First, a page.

To the Black community: Your life matters. We see you. We hear you. We stand with you and we will do better for you.
At the Coalition, we believe everyone should be able to enjoy the outdoors. But as an organization that was founded by and is still led by white people, our vision has been written from a place of privilege. Our privilege has led us to believe the outdoor spaces we have helped create and protect are equitable and accessible to all. But access to the outdoors cannot be equitable while society is not equitable.
A black man was murdered by police in broad daylight. His name was George Floyd. A black man was murdered for going on a run. His name was Ahmaud Arbery. A black birder, Christian Cooper, asked a white woman to obey the law—and she called the police. This is our world. A world in which black people encounter overt and covert racism whenever they venture outside—and invasion and murder even within their homes, as was the case with Breonna Taylor.
We are among the many people and organizations who are opening our eyes and acknowledging that this is the world we live in, and we also acknowledge that we are late. We can no longer overlook the fact that we are not serving everyone, and we are far from serving everyone equally. We can either be a part of the problem, or a part of the solution. So, the Washington Wildlife & Recreation Coalition is taking a stand against racism and oppression.
Our state and our society are—at their very core—built upon racism. Institutional racism. Structural racism. Overt and covert racism. This racism damages every institution and organization in our nation, including the Coalition and our partners. As white Americans—which I know most of you reading this are—we must work to address our own biases, dismantle the racist structures around us, and stop excluding BIPOC (Black, Indigenous, and People of Color) from the discussion. We must stop allowing the burden of fighting racism to fall to people of color. It is time for white people to educate ourselves and to take on our share of this work. Racism will thrive as long as we continue to be silent.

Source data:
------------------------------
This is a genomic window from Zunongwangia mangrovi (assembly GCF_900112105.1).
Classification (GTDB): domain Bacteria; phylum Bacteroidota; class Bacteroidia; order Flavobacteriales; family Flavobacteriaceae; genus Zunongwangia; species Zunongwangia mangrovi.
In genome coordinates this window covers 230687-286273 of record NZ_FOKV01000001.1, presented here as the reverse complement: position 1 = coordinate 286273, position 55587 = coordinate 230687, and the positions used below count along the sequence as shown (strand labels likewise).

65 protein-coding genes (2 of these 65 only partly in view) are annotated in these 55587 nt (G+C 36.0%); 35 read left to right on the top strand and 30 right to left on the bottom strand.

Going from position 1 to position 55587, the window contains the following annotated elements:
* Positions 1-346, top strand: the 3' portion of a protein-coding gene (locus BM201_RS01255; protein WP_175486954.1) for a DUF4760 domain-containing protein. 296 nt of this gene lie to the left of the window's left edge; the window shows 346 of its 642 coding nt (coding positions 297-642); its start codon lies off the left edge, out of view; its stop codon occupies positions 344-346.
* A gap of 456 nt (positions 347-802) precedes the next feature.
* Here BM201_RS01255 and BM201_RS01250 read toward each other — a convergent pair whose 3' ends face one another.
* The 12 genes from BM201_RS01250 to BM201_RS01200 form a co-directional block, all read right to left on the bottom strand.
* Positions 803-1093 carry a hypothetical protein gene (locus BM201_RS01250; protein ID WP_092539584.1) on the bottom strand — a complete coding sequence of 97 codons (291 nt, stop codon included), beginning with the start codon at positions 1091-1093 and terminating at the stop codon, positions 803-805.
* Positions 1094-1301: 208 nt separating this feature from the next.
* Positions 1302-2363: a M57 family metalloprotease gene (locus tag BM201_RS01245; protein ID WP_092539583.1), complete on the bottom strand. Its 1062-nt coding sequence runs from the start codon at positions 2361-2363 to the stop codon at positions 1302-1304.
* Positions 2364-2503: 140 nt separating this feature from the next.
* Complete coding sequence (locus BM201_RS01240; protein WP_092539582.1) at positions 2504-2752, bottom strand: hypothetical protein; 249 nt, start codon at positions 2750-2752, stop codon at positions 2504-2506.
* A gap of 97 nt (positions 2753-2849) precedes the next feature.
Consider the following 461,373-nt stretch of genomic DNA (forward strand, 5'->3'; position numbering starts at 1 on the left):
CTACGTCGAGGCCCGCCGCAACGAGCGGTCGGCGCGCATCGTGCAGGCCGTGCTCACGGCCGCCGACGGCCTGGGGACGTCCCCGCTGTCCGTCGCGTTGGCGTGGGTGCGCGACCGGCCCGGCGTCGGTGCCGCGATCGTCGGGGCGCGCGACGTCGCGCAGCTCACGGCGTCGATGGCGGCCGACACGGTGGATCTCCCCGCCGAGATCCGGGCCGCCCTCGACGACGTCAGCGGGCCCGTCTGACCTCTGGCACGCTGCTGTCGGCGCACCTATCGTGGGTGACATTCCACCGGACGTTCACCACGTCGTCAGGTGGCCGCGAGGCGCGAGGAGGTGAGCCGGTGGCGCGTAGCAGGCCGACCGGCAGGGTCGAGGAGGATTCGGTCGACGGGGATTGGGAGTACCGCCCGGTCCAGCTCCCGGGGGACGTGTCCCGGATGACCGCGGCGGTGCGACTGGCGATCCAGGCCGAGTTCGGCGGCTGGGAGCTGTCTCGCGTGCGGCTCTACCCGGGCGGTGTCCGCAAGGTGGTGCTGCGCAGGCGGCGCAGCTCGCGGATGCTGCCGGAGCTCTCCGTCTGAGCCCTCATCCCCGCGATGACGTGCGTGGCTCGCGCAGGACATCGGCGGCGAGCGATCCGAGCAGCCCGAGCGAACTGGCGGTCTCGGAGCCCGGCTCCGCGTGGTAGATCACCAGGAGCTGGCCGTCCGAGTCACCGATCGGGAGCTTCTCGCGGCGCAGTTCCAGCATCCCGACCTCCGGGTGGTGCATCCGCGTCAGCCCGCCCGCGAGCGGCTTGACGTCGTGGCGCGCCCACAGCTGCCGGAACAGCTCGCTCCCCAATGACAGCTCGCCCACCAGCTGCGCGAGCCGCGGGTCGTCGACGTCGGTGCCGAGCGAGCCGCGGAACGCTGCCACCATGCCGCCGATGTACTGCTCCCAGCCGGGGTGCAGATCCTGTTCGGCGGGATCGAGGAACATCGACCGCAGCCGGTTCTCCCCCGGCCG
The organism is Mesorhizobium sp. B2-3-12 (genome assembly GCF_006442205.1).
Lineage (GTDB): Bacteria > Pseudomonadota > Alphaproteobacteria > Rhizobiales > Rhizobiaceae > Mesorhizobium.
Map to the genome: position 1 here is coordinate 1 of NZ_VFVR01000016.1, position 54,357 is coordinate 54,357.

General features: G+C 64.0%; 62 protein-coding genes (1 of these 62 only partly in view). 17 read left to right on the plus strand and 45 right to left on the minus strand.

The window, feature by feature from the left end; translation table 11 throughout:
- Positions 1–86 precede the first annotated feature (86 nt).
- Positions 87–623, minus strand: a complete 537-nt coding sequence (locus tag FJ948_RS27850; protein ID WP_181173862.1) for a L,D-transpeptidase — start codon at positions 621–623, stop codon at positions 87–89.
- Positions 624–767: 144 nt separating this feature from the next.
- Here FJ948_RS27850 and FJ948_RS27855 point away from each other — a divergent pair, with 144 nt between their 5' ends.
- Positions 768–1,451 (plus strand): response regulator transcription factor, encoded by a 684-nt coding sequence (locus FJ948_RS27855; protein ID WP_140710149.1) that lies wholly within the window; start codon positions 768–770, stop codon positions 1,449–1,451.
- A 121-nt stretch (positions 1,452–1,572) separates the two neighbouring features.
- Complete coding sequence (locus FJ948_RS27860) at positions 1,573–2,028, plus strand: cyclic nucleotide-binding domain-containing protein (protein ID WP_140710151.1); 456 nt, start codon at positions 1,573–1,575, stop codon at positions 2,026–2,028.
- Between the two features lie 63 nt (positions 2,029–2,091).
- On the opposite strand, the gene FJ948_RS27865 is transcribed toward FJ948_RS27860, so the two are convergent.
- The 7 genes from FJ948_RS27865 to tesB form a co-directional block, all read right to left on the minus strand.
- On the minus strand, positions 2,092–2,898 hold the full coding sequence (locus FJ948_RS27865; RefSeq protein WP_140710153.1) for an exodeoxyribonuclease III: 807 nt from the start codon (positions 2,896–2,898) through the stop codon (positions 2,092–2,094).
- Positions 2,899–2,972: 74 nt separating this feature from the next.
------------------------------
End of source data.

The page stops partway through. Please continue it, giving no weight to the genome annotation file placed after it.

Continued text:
The environmental and outdoor sectors have a lot of work to do and I am committed to doing this work, both personally and with my team at the Coalition. The Coalition staff is developing a set of concrete goals and actions we, as a team and as individuals, will take to address inequities in our work and lives. We will share those with you all as we develop them and work on them—we invite you to join us in this process and to hold us accountable and call us out when we make mistakes.
Our goal is the same today as it was when we were founded 30 years ago: ensure ALL Washingtonians are able to enjoy the great outdoors—be it close to home or in the backcountry. The environment and social justice are inseparable. This is not just about the land; it’s about the people, ALL people– ESPECIALLY those who have suffered at the hands of this system.
Signed in humility and gratitude to those who have begun my education on this critical topic,
Executive Director Washington Wildlife & Recreation Coalition
NOTE: This piece focuses on the experience of black Americans, but is not meant to ignore or minimize the experience of Indigenous and other POC (people of color) who likewise experience discrimination and racism in the outdoors and everyday life. However, this piece is inspired by and is in response to recent blatant examples of anti-blackness in the outdoors and across America.
Organizations & Nonprofits Diversifying the Outdoors
Black Girls Trekkin’
Color the Crag
The Outdoor Journal Tour
Brown Folks Fishing
All Mountain Brothers
Just Add Water
Black Girls Run!
Black Outside, Inc
Brown People Camping
Summer Reading List
“So You Want to Talk About Race” by Ijeoma Oluo
“How to be an Antiracist” by Ibrahim X. Kendi
“The New Jim Crow” by Michelle Alexander
“White Fragility” by Robin DeAngelo
“Freedom is a Constant Struggle” by Angela Davis